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Financial Issues This forum is for discussing any of the financial issues involved in your divorce.

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Old 08-27-2008, 12:29 AM
maurice maurice is offline
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Default Ex Spouse Refuses to Work

I just joined Ottawa Divorce and have spent a few hours reading posts. I have a question for those with greater or different experience than my own.
I was married for 11 years, and have 2 kids (15 & 11 now). We separated in 1998, the kids staying with their mom. I had ample visitation every weekend. Divorce was finalised in 2000 by amicable agreement with child and spousal support. We jointly owned a house where the ex and kids continued to live. We agreed that my ex would make an effort to become self-supporting in a "reasonable" amount of time, and furthermore we agreed to wait 3 years until youngest was in Grade 1 (2003) before we would discuss sale of the family home. 2003 came and went, and the ex had made no plans to re-educate or to work, so we agreed to extend the agreement first by 6 months, then another six months. 2004 came and went, with no change in the situation. By 2005 I had a meeting with the ex and asked how the plans for work were coming along. My ex claimed that there was a plan, but that I was putting too much pressure and that we needed mediation. We went to a provincially-funded mediator in fall 2005, who stated that my ex needed to make a better effort to find some work, and asked her to come up with a plan. During several follow-up meetings, my ex presented several plans, all of which fell through. Back to square one.
My ex still lived in the family home, which by agreement I still owned 60% (and she 40%). I lived in a 1 bedroom apartment which I bought with an inheritance. My kids now were spending every weekend plus extra sleepovers at my place. The apt. was getting too small. I slept on the livingroom couch for the last 7 years, with no privacy, while the kids occupied the bedroom with all their stuff. I couldn't afford to buy a larger place while still paying CS and SS, but I hoped to get my equity out of the family home through a sale to a third party. The ex resisted strongly, saying that the "wolves were at the door" and I was trying to put her out on the street. The problem was that she had no income other than SS and a nominal job at the school board ($360 per month).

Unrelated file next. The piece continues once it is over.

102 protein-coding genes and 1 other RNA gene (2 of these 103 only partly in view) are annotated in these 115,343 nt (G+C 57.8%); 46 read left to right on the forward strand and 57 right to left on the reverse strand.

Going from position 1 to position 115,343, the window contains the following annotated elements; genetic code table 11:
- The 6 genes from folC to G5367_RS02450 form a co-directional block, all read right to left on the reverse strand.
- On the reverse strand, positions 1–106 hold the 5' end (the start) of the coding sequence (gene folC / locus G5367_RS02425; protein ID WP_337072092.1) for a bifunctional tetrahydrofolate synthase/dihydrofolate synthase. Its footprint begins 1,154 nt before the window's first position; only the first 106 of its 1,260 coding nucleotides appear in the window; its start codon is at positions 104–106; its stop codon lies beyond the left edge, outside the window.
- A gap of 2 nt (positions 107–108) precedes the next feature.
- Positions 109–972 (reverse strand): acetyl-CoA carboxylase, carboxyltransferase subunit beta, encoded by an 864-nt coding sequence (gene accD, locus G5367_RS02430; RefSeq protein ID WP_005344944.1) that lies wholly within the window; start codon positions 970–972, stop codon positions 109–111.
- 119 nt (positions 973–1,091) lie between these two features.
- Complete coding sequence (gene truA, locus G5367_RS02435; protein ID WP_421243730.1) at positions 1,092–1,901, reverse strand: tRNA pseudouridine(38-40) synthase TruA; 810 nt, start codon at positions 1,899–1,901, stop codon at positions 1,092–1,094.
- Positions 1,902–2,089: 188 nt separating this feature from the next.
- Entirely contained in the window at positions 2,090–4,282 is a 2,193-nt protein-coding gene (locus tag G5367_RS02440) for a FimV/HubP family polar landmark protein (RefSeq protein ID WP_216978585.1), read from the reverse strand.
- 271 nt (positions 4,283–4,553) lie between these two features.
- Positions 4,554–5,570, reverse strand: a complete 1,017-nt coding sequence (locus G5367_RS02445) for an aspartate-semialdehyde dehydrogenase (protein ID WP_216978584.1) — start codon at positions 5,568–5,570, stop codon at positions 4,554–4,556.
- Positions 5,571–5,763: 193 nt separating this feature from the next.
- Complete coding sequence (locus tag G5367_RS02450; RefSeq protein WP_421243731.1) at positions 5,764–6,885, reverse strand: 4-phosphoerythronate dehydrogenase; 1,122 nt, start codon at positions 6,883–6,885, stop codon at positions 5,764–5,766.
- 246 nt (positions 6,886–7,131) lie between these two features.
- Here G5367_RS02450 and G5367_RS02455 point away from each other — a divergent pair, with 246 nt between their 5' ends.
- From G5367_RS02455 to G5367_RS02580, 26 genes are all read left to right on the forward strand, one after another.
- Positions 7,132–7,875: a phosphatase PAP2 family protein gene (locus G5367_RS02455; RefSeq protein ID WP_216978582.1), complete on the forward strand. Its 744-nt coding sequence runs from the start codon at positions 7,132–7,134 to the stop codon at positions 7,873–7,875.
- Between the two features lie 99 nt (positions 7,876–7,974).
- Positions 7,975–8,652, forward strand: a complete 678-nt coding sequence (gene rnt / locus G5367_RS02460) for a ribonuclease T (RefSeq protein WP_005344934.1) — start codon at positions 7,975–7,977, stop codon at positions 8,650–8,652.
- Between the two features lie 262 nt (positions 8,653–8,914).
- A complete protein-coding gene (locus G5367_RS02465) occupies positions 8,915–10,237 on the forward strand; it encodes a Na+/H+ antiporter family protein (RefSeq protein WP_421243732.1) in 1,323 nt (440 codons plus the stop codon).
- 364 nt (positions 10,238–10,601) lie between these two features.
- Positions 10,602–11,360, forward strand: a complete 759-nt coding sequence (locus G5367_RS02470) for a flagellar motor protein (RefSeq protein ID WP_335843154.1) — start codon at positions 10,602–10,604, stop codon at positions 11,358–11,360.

I went back to my lawyer and he prepared an application to supreme court to have the family home sold before the end of 2007. The case was successful (though, my costs were around $5000 and I paid my ex's legal bill of $2500). We received a decision that the family home must be sold on or before Dec. 1, 2007.
My ex somehow managed to secure financing and told me that she wanted to buy out my portion of the house, which she did. I used the money to buy a 3 bedroom condo in the same neighbourhood with my ex (so that the kids could commute back and forth). But now both kids have moved into my house full time. Our daughter wants nothing to do with her mom.
My ex has still not found any employment, though she has mentioned the possibility of more work with the school board. She claimed dire straits with her new mortgage, and I voluntarily increased her support to cover the period until her "new job" is supposed to start up. As well, I paid an additional $10,000 to her for home upgrades.
Now we are bickering over how much SS and CS should be. It's a bit of a mess, since the kids are, in fact, living with me 24/7. We have "joint custody". The ex is up to her neck in mortgage debt and needs a hefty increase in income to survive and not lose her house.
I think I've been generous with the ex, but at the same time I believe she should make some effort to support herself. She will never be able to financially contribute to the kids' education or other needs.
But how do you make someone work? She claimed that she gave up a career to look after the kids while I worked and furthered my career. Fair enough. Now that the kids are older, she could have gotten an education and gone back to work, but she does nothing. If I have to pay SS so be it, but with two households between us to maintain, our standard of living will be quite low.
Old 08-27-2008, 08:44 AM
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I feel you have a very strong well documented case of her avoiding full and meaningful employment.

You have demonstrated an extreme effort to help her at every turn and for that I would easily feel that a court would also agree, and I would venture that they would terminate the SS, and possible order her to pay CS to you given that the children now reside with you.

The children moving to your place basically 100% of the time, means a material change for them, which would warrant a motion to vary CS and SS.
If she claims that she gave up something to raise the children, you have a counter since you have paid SS and the $10,000 Plus, plus, plus. You have a strong case. The choice is yours to make.